LOS ANGELES, May 10, 2012 — To watch Serge Ibaka play for the Oklahoma City Thunder is a cross between witnessing pure, uninhibited athletic ability and having a brief flirtation with an extraordinarily, heartfelt passion for the game that seems almost surreal to the average fan. At times, he does things with ease that don’t seem quite humanly possible, leaving us in a state of awe and questioning our own perception of reality for a moment or two.
A shot-blocking mixture of legends, Bill Russell and Dikembe Mutumbo, blended with Kevin Garnett’s impassioned hunger for the game, Ibaka has quickly become a force to be reckoned with in a league of basketball royalty. Two years after joining the talented Oklahoma City team, filled with imposing scorers and audacious playmakers, Serge has carved his own niche as one of the league’s leading shot blockers, thus having the fans affectionately nickname him, “Iblaka.”
Ibaka is destined for what could only be described as an accelerated path to superstardom, which brings about the subject of his quiet sense of humility and lack of prima donna attitude. With Serge, there is no grand entrance, no helicopter flight into the home games, no extra fanfare needed.
Humble in Basketball, Humble in Life
He is happy to sign autographs and take pictures, even at those times that would surely inconvenience the rest of us mere mortals. So I had to ask him how he maintained this perfect sense of humility and levelheadedness. “This is what I have always been taught. The coaches taught us to be humble in basketball. It’s been engrained in me.”
Serge’s long-time manager, Pere Gallago says, “He appreciates the good moments and knows that hard work brought him to this situation, so he’s going to keep fighting to achieve his goals without forgetting where he comes from.”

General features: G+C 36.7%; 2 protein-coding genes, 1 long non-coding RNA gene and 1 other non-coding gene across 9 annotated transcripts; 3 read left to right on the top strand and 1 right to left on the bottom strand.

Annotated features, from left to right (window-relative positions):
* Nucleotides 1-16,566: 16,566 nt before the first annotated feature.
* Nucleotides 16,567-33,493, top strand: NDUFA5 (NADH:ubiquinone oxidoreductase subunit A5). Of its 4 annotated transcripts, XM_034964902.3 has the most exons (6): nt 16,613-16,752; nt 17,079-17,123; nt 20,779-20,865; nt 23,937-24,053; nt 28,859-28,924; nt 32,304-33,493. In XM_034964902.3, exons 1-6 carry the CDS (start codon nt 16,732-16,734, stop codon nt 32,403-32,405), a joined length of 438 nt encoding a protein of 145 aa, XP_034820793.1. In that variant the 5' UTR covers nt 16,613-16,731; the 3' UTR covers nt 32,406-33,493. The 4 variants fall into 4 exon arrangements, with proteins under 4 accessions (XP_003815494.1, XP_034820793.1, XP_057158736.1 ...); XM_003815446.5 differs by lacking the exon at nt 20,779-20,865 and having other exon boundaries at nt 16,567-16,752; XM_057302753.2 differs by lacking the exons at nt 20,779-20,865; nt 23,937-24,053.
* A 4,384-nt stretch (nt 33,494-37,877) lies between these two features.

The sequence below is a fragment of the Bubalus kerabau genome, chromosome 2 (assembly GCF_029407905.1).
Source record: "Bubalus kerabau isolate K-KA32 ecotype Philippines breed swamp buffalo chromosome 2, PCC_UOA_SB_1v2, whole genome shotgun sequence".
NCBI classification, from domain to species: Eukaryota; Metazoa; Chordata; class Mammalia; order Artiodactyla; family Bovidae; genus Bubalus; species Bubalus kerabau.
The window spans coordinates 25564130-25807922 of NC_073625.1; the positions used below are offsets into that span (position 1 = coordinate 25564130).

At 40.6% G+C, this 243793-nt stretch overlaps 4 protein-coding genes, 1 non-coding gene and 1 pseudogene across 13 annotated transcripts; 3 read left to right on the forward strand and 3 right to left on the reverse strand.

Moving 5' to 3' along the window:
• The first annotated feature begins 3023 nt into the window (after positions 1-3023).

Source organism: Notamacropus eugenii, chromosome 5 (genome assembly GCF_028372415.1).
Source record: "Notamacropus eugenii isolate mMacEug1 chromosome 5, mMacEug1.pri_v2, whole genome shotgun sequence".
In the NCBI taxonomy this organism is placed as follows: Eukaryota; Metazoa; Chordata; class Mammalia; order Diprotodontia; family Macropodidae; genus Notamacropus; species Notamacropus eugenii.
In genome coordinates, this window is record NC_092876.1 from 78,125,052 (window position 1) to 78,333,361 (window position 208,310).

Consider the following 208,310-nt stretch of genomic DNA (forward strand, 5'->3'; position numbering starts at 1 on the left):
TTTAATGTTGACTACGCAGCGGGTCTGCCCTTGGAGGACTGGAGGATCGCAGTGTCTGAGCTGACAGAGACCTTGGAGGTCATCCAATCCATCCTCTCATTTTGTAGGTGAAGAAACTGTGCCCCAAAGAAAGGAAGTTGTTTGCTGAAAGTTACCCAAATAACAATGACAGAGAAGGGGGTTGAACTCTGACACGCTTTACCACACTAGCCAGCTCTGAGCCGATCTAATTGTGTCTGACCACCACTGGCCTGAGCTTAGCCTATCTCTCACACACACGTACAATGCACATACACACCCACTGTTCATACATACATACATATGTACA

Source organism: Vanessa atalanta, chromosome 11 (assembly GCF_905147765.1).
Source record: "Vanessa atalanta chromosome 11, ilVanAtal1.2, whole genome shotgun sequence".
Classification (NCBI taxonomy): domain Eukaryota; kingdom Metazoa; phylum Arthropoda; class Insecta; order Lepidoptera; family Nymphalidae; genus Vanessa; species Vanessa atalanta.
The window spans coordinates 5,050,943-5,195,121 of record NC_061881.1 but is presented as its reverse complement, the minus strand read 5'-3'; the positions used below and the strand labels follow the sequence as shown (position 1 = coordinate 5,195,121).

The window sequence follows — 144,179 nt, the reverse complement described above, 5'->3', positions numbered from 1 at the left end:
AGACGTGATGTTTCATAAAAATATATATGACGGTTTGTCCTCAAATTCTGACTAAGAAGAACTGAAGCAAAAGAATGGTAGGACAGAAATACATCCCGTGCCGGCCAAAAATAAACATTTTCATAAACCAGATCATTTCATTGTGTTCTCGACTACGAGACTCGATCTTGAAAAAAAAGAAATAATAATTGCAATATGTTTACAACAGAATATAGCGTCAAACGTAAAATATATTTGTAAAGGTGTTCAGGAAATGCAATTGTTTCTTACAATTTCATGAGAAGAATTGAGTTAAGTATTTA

Forgetting where he comes from would be nearly impossible for Ibaka. Brazzaville, Congo has long suffered from civil unrest, enduring brutal wars and constant violence. In one year alone, over 10, 000 people were killed in Brazzaville, 100, 000 were internally displaced, 70% of the residents lived at or below the poverty line, and 40% of the nation’s children did not attend school. While this country has suffered a near humanitarian catastrophe for many years, it does not receive the media coverage that many other African nations do. This is where Serge’s project with UNICEF comes into play.
Ibaka has become a proud “Champion for UNICEF.” He works hand in hand with the UNICEF U.S. Fund, which is in charge of the UNICEF Congo activities and is running a program in the capital, Brazzaville, to give support, education and a future to street boys and girls. Over 50% of the reported street children are orphans and lack basic human need, schooling, and social development. This program serves the basic daily needs of the children and also provides recreational activities for them that will allow them to be reintegrated into normal society. Ibaka says, “I want to give boys and girls opportunities for education and a good life. They deserve much more in life than they have.”
The Plight of the Congo Is Ibaka’s Concern